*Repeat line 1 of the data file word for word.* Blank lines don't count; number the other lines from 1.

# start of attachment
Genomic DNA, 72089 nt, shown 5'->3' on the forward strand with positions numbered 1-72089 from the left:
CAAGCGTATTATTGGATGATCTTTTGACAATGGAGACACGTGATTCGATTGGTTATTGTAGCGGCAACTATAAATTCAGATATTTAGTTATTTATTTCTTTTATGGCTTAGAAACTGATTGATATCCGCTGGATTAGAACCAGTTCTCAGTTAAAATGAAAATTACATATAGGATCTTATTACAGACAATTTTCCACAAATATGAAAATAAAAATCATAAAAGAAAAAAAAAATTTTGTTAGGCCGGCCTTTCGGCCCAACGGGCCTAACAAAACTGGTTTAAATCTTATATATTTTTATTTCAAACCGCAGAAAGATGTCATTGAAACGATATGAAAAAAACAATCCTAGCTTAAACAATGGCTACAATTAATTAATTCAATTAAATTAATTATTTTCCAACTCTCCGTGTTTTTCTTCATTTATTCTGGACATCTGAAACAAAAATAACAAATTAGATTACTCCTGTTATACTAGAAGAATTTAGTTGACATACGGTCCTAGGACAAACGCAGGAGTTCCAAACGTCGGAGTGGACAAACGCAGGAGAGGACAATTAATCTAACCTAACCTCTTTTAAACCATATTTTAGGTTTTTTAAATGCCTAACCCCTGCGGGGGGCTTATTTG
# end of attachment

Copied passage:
Genomic DNA, 72089 nt, shown 5'->3' on the forward strand with positions numbered 1-72089 from the left: